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Colleges for dyslexic and add/hd students

Today I will be responding to the first of several questions I have received about homeschooling. Please feel free to leave your own comment with helpful suggestions for this worried mom. And if you have your own question, click on the “Email Me Today” link on the right sidebar and send me your question.

I have a question about Universities. I home-schooled my daughter and son till the 12th grade. They both have dyslexia which with a great deal of hard work have managed to overcome. My daughter was also diagnosed with add/hd but my son was only diagnosed with add. They have both finished high school and started in our local community college.

Ironically, my daughter is doing relatively well with the help of the access office with is a program that allows for students such as herself more time with tests, helps with note taking, etc. My son on the other hand has not done so well. I believe he is a late bloomer. He is not so willing to be a part of the access office of the college. He failed the few courses but never fails to be absent from a single class and is always 30 to 45 min early to class. Yet he struggles to meet the required work for the class. I truly feel that he would benefit from attending a small university that understands these types of students.

During the time I home-schooled the children there was not as much support available. At times I was even told I was doing my children a great disservice. The schools were very damaging to my children’s sense of self worth and self esteem and I can clearly see this in my son to this day.

I was hoping I could get some information about a small University that would accommodate this type of student.

I would deeply appreciate any information you may give me.

Thank you so much for your help.

A worried mom

Dear Worried Mom,

There are universities and colleges that “specialize” in students with learning disabilities. I believe there were two or three mentioned in Lauren Pope’s book, Colleges That Change Lives (read my review of Pope’s book).

I did find this website about dyslexia and college, through a Google search, that looked as though it offered support to the dyslexic college student: Dyslexia At College. That website has a discussion forum where you might get better information about specific colleges / universities. It does appear as though the site is selling some sort of dyslexia testing, just so you know.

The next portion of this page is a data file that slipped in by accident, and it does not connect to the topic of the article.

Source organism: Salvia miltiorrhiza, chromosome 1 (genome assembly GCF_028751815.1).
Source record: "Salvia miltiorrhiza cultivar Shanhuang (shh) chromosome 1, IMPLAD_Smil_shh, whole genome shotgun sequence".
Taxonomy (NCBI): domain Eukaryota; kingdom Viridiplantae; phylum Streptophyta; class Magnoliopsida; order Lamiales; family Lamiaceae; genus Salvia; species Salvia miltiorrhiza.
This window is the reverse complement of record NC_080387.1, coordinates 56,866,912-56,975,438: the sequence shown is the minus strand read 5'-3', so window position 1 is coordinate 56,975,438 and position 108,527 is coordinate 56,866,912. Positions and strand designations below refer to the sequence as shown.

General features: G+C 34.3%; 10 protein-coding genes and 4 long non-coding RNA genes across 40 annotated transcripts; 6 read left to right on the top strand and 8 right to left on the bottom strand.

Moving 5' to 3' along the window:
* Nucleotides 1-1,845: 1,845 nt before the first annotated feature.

Since your son’s current college is already offering assistance, though, it sounds like the issue is that your son is not willing to take advantage of that assistance. If your son is not willing to accept assistance offered locally, going away from home to a university likely will not improve that situation. If anything, it will throw additional stressors into the equation, causing him to question himself and his abilities even more. Has he given a reason for why he is not willing to seek out help from the college?

You say you believe your son is a late bloomer, so I wonder if maybe he is just not ready yet for full-time college. Has he tried just taking one or two courses during a semester? Or maybe he is not ready for college at all? Does he have some other interest that he could pursue for a career, something more hands-on? Maybe the reason that he is not willing to seek out the help is because he would rather be doing something else?

Come on, readers! Step forward with your thoughts and suggestions! Feel free to comment if you have advice for Worried Mom.

2 comments to Colleges for dyslexic and add/hd students

  • L. Albea

    My daughter has a dyslexia related LD and she has overcome it pretty well. She has not wanted to access the assistance services where she goes to college now, although I gave her a copy of all her tests and paperwork to show to any professors for classes where she felt she would need accomodation. So far, so good. She uses the writing center to help her with her papers, but it does take her much longer to complete her work than most of her friends do, which is frustrating for her. She waited until she was almost 20 to enroll in college because she did not feel ready to take on a full time course load. She did take part time classes as a dual enrollment student for a year before she started college officially.

    Self-advocacy is one of the things our children must learn in order to be successful adults. If your son is not ready to seek out the help he needs, then possibly he is not ready for a full course load either. Has he held a part-time job? Sometimes, success at a job might boost his confidence in his non-academic strengths. I think Karen’s suggestion of part-time classes might give him the transition he needs, too. Not everyone needs college.

    I do realize that insurance coverage gets sticky when a child is over 18 and not a full-time student. If that is your concern, maybe he can find a job with health benefits or you can find a state supported health care program for him.

  • I was diagnosed with LD when I was a Junior in College. I willingly did what they offered (for me taking tests in a seperate room so I didn’t have the distractions) my grades went from c’s and D’s to straight A’s. It made all the difference in the world.

    My brother struggled as well and was unwilling to accept the assistance. IT was much harder for him but he still managed in the end and now works at NASA.

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